Observing from Britain, the Pasolds were more concerned at the way the Nazis undermined the guarantees of religious freedom that had helped to build Fleissen after the Treaty of Westphalia in 1648. The open-minded tolerance had been a key deciding factor when the family chose to make Fleissen their headquarters. Control of the business was hastily transferred to Langley.

The Kollection from Pasolds in Fleissen, Czechoslovakia - founders of the Ladybird Company - includes the world's first T-Shirt, right back at the turn of the 20th century.  It caught on 50 years later.Taking stock in 1938, the Pasold family could count many successes. They had invented the ruderleibchen, which became famous under the English name, the 'T' Shirt. It had been designed as an undergarment at the turn of the century, but had shown much more potential. New patterned, multi-colour versions (left) enjoyed spectacular results.

A second factory in the UK had been established and become profitable quickly It used state-of-the-art equipment and the latest working practices. The family had sent a cousin to Canada to build a copy in North America.

Both factories had full order books. In Langley the machines worked around the clock to knit fashion garments and underwear. Fleissen, which was operated by local management under German supervision, had been assigned work making military uniforms and overalls for the Third Reich.

The British factory aimed to reduce its dependence on chain stores. Most of the output from Langley was sold to F.W. Woolworth, British Home Stores, M&S or Lewis's. Each sold under its own name. Pasold sent out to salesmen to sign up a thousand independent shops to sell Ladybird goods, aiming to realize the 300-year old dream of Johannes George Pasold.

The Pasold Company's plan to sell Ladybird clothes nearly faultered before it started when they learnt that the name was already registered.  They tracked down the owner, Klinger Manufacturing Company, who agreed to sell the brand for the £5 ($8) that they had paid to register it!

The Ladybird Research Department , drawn by Con H. Lomax in the 1950s.  The detail is exquisite.Two Ladybirds paint a shop sign. Drawn by Con H. Lomax of Pasold Ltd.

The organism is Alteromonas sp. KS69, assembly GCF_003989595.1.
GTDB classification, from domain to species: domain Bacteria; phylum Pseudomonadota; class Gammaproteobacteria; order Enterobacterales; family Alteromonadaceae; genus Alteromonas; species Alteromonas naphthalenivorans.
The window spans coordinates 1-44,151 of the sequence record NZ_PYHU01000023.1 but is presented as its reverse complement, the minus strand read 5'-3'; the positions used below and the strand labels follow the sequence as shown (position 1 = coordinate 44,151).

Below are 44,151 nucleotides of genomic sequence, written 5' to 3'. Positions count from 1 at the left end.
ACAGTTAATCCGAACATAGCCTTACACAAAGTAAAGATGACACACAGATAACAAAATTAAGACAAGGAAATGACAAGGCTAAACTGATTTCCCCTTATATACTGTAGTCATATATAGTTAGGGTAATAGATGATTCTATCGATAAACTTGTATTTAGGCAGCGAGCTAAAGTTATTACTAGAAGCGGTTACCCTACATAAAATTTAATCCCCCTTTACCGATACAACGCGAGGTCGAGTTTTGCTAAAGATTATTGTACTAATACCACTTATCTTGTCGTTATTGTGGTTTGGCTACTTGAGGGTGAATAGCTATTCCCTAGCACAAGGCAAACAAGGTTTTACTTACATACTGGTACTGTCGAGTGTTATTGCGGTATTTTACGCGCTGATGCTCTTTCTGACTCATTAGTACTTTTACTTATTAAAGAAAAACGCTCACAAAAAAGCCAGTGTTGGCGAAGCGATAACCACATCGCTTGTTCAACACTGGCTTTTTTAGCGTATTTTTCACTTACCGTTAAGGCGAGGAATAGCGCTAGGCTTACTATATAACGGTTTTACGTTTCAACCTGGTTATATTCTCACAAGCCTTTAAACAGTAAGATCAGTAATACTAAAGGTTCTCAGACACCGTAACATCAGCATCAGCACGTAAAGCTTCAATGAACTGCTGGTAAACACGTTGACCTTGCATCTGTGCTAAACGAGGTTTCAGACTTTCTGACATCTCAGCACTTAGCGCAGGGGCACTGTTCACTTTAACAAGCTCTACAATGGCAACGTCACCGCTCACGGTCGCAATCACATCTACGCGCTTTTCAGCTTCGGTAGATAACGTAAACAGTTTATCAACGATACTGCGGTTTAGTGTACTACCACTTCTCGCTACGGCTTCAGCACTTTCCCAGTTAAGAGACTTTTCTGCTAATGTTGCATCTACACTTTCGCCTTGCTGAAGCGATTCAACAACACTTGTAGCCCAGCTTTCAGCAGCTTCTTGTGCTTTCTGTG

The creative team at Langley set to work to bring the Ladybird brand to life. Their work was inspired.

The human-like ('anthropomorphised') Ladybird characters, which started to appear in advertising from 1950, captured everyone's imagination. Many of the campaigns featured the spirit of the age, which included mad scientists, computers, space stations and even the newly invented zebra crossing.


Iconic Ladybird advertising and in-store marketing from the 1950s. Clockwise from 12 o'clock: Ladybirds test a new Zebra Crossing, the Ladybird space station, the Ladybird 2+2=5 blackboard and Con. M. Lomax's idea of what a computer would look like (a cross between a boxing ring and an abacus!)

The Ladybird Factory at Langley on the border of Berkshire and Buckinghamshire, showing the scale of expansion over the 30 years from 1932 to 1962.

By the mid 1960s Ladybird had become established as one of the most successful brands in Britain, with the Langley factory producing millions of garments every year and exporting them all over the world.

To the Pasolds' surprise, despite repeated offers, the chain stores still prefered to sell the goods under their own brand names, meaning that Ladybird products appeared under the Winfield brand name at Woolworths, Keynote at Littlewoods, St Michael and St Margaret at Marks and Spencer and Prova at British Home Stores.

Brochures for the expanding network of independent Ladybird Clothing dealers in the 1960s

To redress the balance, managers developed a national network of independent stockists. As well as merchandise, they supplied marketing materials to held smaller shops to compete with the chain stores.

The package included shopfittings to enhance displays, point of sale, including the bug characters, and a support fund under which Pasold paid most of the cost for independents to place standard press advertising.

The clothing at these smaller specialists was keenly priced and was of much better quality. It outperformed other independents, but was much dearer than the chain stores' ranges. The price difference meant ordinary families tended to buy the formal clothes for 'Sunday-best' rather than everyday wear. The casuals were generally reserved for children of the well-to-do.

The Pasolds always regretted that the higher margins required by independent stores kept some of their best products out of the price-bracket of the poorer families and wished that the network could establish the same economies of scale achieved by Woolworth's.